Using discarded encyclopedias and old textbooks, Ambrosine Allen creates impossibly intricate collages that take months to complete. Independent curator Becca Pelly-Fry talks to her about her monochrome landscapes and the edition she’s made for our soon-to-be launched Curated Editions collection, New Mythologies.
Q: Can you tell us about your journey to becoming an artist?
A: I’m the third generation of female artists in my family: both my mother and my grandmother are artists. I grew up surrounded by art and, initially, I was determined not to become an artist myself. I’d seen what sort of life it was for them and it wasn’t easy. Often, when your parents do something, you want to do something original, something that’s your own. But, since I have a lot of creative energy – and I’ve always been drawn to monochrome, mark making, and the intimacy of an artist’s relationship with paper – I decided to study drawing. After studying drawing for three years, I went on to do my masters at Wimbledon School of Art. And that’s where I discovered collage.
Q: What is it about collage that you’re most interested in, what initially attracted you to the medium?
A: I was really drawn to the landscape prints of eighteenth and nineteenth century explorers. I liked that clear aesthetic. One day, I discovered that if I snipped a little bit of an image off and drew around it, the result was really interesting. I began working with layers of textures, textiles, found images, and drawing which I assembled all together. Over time, the collages have become more and more intricate.
‘‘Over time, the collage pieces become smaller and more detailed.’’
Q: Can you tell us more about the making process?
A: The collage is made from mainly old cuttings of encyclopaedias and discarded books. I break the images down into smaller and smaller cuttings. After that, they’re layered up into the landscapes that I create. I’ll often start a piece with a drawing of a landscape to get a rough idea of the composition, then the collage pieces will come in. Initially, as big, chunky pieces that help establish the tone of the picture. Over time, the collage pieces become smaller and more detailed. When I’m finished, I add archival glue and a layer of archival matte varnish with a UV filter so that the paper doesn’t discolour.
Q: The subject matter of your work is at once delicate, beautiful and full of foreboding. Can you talk to us a bit about this balance?
A: I’m really interested in landscapes with a sense of tension and flux – where beauty and power meet, causing anxiety. I’m from a rural area with huge open skies and I’ve always felt very small within the world. I’m not a natural city dweller. I’m very always surprised that I’ve ended up living in London. Since I’m from a rural part of Suffolk, a part of the world that has these beautiful, huge open skies, I always want to get out into the open. Sometimes I feel quite claustrophobic in the city.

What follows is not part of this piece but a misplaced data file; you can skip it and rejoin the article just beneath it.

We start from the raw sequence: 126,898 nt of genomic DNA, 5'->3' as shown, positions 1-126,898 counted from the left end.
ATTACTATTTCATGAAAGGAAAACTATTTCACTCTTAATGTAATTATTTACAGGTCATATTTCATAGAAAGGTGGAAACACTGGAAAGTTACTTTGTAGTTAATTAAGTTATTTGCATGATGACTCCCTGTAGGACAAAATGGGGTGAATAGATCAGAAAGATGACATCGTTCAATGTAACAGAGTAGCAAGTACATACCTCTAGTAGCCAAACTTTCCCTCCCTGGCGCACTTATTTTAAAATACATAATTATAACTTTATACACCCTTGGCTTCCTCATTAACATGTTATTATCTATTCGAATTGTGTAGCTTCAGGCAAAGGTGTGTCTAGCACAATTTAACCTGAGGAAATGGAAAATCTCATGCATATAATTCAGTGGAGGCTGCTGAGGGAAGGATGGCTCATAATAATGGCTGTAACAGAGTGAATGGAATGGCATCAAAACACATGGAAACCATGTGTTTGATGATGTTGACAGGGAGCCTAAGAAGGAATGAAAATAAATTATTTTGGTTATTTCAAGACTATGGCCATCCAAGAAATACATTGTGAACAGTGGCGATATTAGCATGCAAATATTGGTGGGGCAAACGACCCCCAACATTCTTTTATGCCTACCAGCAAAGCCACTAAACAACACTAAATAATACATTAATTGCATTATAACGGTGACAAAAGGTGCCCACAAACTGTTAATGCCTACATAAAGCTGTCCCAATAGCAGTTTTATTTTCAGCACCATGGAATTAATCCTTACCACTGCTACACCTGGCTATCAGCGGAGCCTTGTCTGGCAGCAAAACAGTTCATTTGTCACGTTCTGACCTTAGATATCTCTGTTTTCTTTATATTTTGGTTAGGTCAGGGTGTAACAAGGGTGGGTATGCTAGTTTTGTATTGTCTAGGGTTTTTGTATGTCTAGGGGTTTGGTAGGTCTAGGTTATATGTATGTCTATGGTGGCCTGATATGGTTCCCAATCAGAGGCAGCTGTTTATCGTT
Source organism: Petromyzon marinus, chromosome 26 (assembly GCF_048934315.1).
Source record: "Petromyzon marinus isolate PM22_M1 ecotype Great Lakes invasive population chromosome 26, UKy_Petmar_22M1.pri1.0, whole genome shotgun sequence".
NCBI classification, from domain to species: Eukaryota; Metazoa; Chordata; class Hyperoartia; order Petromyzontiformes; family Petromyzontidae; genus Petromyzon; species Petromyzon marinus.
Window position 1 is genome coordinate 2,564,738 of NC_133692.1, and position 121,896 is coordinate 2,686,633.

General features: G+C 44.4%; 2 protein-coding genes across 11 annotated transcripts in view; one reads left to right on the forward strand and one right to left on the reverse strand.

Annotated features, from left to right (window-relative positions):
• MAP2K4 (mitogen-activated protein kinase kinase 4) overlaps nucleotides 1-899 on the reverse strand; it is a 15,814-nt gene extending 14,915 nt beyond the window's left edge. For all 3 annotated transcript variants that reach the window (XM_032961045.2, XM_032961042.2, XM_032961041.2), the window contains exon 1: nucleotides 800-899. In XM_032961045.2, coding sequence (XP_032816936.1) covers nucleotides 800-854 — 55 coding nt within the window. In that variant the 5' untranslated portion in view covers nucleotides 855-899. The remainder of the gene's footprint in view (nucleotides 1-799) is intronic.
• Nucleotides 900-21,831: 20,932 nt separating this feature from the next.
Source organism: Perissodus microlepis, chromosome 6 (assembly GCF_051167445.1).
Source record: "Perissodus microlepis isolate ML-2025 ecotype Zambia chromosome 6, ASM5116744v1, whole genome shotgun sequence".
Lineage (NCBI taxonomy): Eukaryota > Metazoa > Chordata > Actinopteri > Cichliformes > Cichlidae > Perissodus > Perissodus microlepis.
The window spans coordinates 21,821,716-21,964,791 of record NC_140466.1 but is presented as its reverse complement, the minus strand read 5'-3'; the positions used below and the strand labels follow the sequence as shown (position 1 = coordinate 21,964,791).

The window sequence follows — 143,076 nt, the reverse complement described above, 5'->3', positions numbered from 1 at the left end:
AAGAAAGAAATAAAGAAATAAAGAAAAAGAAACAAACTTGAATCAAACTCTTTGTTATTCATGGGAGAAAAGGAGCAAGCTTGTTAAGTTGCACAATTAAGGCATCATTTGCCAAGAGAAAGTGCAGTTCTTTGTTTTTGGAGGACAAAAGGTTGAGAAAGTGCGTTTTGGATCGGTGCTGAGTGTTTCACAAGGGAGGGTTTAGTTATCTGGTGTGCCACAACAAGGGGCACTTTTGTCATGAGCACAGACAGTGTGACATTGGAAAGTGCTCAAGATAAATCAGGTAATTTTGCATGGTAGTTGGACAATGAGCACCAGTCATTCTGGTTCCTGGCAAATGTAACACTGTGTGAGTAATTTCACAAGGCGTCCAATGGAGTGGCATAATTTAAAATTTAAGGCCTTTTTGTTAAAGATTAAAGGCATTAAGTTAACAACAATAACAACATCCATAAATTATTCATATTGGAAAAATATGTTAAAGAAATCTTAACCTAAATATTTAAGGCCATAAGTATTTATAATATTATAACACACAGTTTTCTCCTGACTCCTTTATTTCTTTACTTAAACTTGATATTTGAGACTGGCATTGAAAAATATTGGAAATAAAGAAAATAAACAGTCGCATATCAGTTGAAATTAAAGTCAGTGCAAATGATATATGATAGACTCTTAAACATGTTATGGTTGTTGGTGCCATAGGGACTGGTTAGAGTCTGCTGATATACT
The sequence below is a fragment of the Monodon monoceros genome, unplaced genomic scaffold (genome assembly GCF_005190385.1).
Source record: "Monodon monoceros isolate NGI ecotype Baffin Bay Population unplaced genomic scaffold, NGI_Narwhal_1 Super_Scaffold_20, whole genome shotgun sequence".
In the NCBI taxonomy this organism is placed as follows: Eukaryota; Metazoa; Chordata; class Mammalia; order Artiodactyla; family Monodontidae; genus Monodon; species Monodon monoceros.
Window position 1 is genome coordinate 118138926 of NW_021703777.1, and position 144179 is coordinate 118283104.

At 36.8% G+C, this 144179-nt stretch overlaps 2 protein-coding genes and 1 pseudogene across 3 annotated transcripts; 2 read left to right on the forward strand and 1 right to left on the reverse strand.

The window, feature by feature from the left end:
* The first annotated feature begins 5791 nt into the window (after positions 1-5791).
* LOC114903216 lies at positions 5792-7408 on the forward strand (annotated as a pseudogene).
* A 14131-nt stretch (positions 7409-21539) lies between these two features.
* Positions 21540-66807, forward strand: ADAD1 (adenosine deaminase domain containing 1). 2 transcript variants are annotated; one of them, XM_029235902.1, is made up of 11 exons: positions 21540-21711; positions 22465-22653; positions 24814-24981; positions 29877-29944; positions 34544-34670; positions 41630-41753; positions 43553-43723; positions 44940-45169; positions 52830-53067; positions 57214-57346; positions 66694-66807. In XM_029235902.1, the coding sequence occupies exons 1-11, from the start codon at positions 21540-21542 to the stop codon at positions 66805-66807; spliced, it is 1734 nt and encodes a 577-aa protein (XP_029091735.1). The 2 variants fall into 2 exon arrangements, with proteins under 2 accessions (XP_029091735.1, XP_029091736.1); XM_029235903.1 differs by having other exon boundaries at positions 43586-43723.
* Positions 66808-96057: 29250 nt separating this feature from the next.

Q: Are the landscapes you create imagined or are they places you’ve been to?
A: The landscapes I create usually originate from somewhere I’ve been or place in the world I’ve seen a picture of. But the images always go on a long evolving journey in the creative process. I often take a sketchbook away with me and I do sketches of places that interest me. I use those pictures, as well as the ones I find in encyclopaedias and geographical textbooks as a reference.
Q: Your work is often catastrophic or apocalyptic. Are you speaking about climate change? Or is it more of fragility in the face of nature’s power?
A: When it comes to climate change, I think it’s an unavoidable truth that we’re all living with. But, in a weird way, I think I’ve been making work about that before we even really became conscious of it. Since a lot of the work is about my own anxiety about the natural world and the human impact upon it – that tension and sense of foreboding – it’s all part of the same narrative.
Some of my work is absolutely about climate change and the impact it’s having on the world: forest fires, floods, storms. Other pictures are more about the tension and flux in the landscape which might have been there before humans were even present on the planet.
‘‘I want to be able to make work that has a handmade quality and workmanship that’s important to me.’’
Q: Can you tell us about the edition you’re making with King & McGaw?
A: The aim of the edition was to effectively translate my landscapes and unique collaging process into a print. A number of options were explored but dividing an image into laser cut sections which could then be layered and mounted at intervals was the most reflective of my practice. Mounting the print in this way creates a sense of depth and the precisely cut edges give the work tactility.
I was able to introduce rich detail into the work and the final image depicts a mountain terrace with an ascending white cloud that shrouds some sections and reveals others. The staggered surface of the print helps to highlight rocky outcrops and pick out areas of debris to show that the vista we see has recently been disrupted and reshaped. The combination of composition and process invites closer scrutiny to explore this mountain scene and the story it has to tell.
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